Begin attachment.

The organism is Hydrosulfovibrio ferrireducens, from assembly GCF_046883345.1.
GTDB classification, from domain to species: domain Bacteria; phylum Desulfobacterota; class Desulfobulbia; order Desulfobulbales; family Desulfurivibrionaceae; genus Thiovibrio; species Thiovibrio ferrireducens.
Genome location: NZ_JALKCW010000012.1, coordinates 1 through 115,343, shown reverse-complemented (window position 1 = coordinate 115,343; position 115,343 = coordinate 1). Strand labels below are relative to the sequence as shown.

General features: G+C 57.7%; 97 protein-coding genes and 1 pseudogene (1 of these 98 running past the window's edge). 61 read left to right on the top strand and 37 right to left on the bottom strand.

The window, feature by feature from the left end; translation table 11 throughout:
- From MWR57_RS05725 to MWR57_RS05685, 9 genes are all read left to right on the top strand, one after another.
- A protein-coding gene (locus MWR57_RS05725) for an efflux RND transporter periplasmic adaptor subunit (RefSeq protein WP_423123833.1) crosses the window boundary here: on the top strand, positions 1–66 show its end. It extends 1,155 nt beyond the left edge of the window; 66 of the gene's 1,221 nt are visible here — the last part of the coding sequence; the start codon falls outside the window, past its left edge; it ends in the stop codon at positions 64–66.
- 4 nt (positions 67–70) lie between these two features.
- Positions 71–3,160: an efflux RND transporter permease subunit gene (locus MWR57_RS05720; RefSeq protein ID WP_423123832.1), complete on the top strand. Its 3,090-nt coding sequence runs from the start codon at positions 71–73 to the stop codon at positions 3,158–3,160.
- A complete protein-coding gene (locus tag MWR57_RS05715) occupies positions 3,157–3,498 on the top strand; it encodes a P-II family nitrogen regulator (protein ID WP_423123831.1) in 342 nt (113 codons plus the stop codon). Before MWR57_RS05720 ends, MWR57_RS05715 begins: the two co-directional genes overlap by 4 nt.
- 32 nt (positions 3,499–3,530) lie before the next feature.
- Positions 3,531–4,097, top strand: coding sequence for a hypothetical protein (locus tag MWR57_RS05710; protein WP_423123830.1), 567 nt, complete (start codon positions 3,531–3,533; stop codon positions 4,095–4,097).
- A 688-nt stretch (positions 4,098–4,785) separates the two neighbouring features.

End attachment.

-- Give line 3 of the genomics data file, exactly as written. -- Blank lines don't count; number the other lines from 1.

Genome location: NZ_JALKCW010000012.1, coordinates 1 through 115,343, shown reverse-complemented (window position 1 = coordinate 115,343; position 115,343 = coordinate 1). Strand labels below are relative to the sequence as shown.